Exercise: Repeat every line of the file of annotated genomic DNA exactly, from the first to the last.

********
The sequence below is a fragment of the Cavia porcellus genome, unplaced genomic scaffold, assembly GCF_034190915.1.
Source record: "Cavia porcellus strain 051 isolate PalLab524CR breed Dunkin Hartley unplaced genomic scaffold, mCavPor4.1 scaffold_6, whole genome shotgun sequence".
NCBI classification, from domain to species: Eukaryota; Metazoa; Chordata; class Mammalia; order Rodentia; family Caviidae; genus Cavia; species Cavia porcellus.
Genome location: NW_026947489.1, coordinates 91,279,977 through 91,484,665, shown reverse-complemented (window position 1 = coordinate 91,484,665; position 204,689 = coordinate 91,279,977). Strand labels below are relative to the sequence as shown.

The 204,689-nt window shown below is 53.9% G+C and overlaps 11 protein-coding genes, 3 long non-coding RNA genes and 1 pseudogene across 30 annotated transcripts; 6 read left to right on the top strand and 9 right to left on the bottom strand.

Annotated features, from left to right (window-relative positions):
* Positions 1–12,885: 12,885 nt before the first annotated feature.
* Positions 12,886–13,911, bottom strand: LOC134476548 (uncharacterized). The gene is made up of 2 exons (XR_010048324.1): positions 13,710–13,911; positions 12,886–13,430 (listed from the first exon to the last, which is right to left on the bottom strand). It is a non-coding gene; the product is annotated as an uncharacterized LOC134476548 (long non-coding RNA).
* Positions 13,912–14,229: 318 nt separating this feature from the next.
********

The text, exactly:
The sequence below is a fragment of the Cavia porcellus genome, unplaced genomic scaffold, assembly GCF_034190915.1.
Source record: "Cavia porcellus strain 051 isolate PalLab524CR breed Dunkin Hartley unplaced genomic scaffold, mCavPor4.1 scaffold_6, whole genome shotgun sequence".
NCBI classification, from domain to species: Eukaryota; Metazoa; Chordata; class Mammalia; order Rodentia; family Caviidae; genus Cavia; species Cavia porcellus.
Genome location: NW_026947489.1, coordinates 91,279,977 through 91,484,665, shown reverse-complemented (window position 1 = coordinate 91,484,665; position 204,689 = coordinate 91,279,977). Strand labels below are relative to the sequence as shown.

The 204,689-nt window shown below is 53.9% G+C and overlaps 11 protein-coding genes, 3 long non-coding RNA genes and 1 pseudogene across 30 annotated transcripts; 6 read left to right on the top strand and 9 right to left on the bottom strand.

Annotated features, from left to right (window-relative positions):
* Positions 1–12,885: 12,885 nt before the first annotated feature.
* Positions 12,886–13,911, bottom strand: LOC134476548 (uncharacterized). The gene is made up of 2 exons (XR_010048324.1): positions 13,710–13,911; positions 12,886–13,430 (listed from the first exon to the last, which is right to left on the bottom strand). It is a non-coding gene; the product is annotated as an uncharacterized LOC134476548 (long non-coding RNA).
* Positions 13,912–14,229: 318 nt separating this feature from the next.